Wednesday 8:05 am:
Anna: What a strange weather today. The colors are really weird.
Thomas: I know what it is mom. It is pollution day. I am going to need my jacket against the pollution...
Just a snapshot from an otherwise average day: the pollution count is "only" in the 200s -- on a scale from 0 - 500 (see this post from last year)-- but indeed the colors outside are weird. It might also just have been a lot of sand and dust, I am not sure. It just kind of looked surreal out there just after 8 am.
8am? Yikes, Thomas missed the school bus and I drove him to school. The little whippersnapper took a couple shots from the pollution day for my blog.
If you want to learn more about air pollution, there's a very recent article in the New York Times, presenting the good news that China itself has started to track PM2.5 concentrations (the concentration of the smallest and thus unhealthiest dust and pollution particles). The American Embassy in Beijing has already for a long time been reporting those numbers on twitter, but the Chinese government had never publicly released this data, or used it for its air quality assessments.
The fact that de PM2.5 data is now officially measured and published, however, doesn't mean that there is a national standard for what these levels should be. And the PM2.5 levels here in northern China are already much higher than what's even allowed in the U.S.:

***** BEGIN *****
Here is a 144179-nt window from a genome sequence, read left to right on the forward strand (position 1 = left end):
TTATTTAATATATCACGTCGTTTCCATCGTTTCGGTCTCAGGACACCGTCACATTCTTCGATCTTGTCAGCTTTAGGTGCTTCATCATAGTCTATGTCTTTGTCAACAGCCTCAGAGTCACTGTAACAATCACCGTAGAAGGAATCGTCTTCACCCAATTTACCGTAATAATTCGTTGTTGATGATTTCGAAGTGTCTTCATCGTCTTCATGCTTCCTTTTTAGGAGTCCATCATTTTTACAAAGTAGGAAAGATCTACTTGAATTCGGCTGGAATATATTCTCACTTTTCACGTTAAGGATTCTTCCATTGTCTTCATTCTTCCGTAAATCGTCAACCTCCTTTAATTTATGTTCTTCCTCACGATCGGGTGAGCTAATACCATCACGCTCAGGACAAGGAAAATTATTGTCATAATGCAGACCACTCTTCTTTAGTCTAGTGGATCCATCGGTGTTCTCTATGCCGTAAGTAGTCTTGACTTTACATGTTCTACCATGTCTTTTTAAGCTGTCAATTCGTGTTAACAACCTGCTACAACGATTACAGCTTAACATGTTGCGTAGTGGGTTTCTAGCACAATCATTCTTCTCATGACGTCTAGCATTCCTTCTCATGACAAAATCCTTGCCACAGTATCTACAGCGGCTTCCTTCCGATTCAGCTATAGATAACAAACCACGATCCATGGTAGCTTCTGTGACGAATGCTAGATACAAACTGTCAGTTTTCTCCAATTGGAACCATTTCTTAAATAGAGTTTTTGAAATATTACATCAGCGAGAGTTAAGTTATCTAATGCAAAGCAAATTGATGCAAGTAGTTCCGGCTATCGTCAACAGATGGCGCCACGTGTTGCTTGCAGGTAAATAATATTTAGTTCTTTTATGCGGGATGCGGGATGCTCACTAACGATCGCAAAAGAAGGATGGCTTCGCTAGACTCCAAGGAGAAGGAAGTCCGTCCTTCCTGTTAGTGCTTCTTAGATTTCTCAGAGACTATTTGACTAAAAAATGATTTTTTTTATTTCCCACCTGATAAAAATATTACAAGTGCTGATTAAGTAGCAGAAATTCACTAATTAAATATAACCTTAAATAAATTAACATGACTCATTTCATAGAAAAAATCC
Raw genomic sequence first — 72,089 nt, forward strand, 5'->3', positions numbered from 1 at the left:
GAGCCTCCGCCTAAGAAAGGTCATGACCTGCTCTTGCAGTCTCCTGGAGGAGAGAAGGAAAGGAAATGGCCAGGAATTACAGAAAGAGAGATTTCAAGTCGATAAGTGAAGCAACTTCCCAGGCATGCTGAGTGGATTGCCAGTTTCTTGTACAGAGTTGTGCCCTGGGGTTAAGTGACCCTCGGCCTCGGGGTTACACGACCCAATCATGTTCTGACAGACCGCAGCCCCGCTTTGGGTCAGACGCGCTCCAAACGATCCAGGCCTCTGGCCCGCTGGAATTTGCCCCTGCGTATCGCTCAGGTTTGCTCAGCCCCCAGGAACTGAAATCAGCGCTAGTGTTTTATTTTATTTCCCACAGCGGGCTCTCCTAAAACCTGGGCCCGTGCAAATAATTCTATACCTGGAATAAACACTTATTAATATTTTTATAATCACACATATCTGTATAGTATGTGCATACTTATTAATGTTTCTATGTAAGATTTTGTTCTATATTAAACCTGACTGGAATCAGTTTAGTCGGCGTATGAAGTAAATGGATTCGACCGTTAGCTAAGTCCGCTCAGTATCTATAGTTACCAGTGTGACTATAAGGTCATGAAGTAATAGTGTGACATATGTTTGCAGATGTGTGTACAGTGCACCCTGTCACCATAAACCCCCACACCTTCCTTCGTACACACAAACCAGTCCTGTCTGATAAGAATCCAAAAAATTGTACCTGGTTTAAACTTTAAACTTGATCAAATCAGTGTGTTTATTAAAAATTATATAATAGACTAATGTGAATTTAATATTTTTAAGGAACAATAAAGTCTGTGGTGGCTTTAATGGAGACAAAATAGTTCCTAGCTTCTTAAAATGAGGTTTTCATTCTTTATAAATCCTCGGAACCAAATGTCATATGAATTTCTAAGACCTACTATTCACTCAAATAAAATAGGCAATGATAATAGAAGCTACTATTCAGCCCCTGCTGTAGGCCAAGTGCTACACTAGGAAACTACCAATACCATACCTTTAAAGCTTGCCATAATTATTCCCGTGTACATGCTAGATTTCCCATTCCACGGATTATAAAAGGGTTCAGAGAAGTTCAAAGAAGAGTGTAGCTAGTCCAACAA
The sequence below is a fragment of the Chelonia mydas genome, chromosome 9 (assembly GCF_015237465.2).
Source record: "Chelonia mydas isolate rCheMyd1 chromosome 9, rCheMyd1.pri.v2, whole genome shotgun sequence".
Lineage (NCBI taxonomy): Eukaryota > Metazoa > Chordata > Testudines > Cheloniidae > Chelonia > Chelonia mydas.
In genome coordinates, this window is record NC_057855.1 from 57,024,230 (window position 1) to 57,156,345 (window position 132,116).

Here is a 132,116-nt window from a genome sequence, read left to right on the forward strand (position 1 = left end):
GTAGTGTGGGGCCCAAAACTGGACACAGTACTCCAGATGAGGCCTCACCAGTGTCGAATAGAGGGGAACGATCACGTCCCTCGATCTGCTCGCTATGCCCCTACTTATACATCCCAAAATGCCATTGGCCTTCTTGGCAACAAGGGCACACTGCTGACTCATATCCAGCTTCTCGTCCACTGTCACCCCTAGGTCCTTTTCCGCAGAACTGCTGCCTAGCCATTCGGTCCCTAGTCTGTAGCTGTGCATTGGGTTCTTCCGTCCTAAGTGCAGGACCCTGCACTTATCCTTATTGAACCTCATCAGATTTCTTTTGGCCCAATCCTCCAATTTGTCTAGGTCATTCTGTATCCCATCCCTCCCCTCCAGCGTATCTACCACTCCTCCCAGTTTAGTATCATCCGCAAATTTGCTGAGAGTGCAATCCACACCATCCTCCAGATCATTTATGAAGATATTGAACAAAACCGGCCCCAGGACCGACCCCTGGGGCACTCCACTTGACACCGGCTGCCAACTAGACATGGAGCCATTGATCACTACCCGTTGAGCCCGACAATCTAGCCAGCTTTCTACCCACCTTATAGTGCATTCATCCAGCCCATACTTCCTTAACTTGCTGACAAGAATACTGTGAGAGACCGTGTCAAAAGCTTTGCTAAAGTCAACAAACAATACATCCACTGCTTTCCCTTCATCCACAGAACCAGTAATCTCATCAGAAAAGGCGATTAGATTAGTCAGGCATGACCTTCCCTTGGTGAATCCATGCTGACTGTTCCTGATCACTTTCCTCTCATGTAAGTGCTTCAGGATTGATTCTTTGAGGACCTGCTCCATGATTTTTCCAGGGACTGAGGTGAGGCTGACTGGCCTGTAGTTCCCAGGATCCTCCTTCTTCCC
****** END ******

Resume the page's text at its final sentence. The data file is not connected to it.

"In a yet-to-be-released December report relying on Chinese government statistics, the World Bank said that average annual PM 2.5 concentrations in northern Chinese cities exceeded U.S. limits by five to six times. In southern Chinese cities, the concentrations were two to four times higher."
(From the New York Times article; note the reference to the World Bank.)
Thomas in his pollution gear in front of our house.
Who needs a school bus if your mom has a car?
View from the back seat. A lot of pollution dust in China comes from the many construction sites. You can see on the photo that you never have to go far to find one. Two houses next to us--covered by the black plastic in the photo--have been completely removed last summer and will probably be rebuilt this spring.
8:30 am. School is about to start and it is supposed to be more light outside...
In het nederlands: Ik schrijf nog al eens over de vervuiling hier. We praten hier over vervuiling zoals je over het weer in Nederland praat. (Wat is de index? Gaat het waaien? Als het regent, regent het wel weer weg...). Vandaag was overigens niet een bijzonder vieze dag (de vervuilingsindex was "slechts" 200 op een schaal van 500, wat weliswaar in andere landen als zwaar vervuild wordt gezien maar hier regelmatig voorkomt) maar het was vooral raar geel en stoffig. Ik bracht Thomas even naar school en hij maakte de foto's vanaf de achterbank. (Ik beloof overigens binnenkort ook weer een fotootje van Simon te posten! Die had natuurlijk wel netjes de bus gehaald...)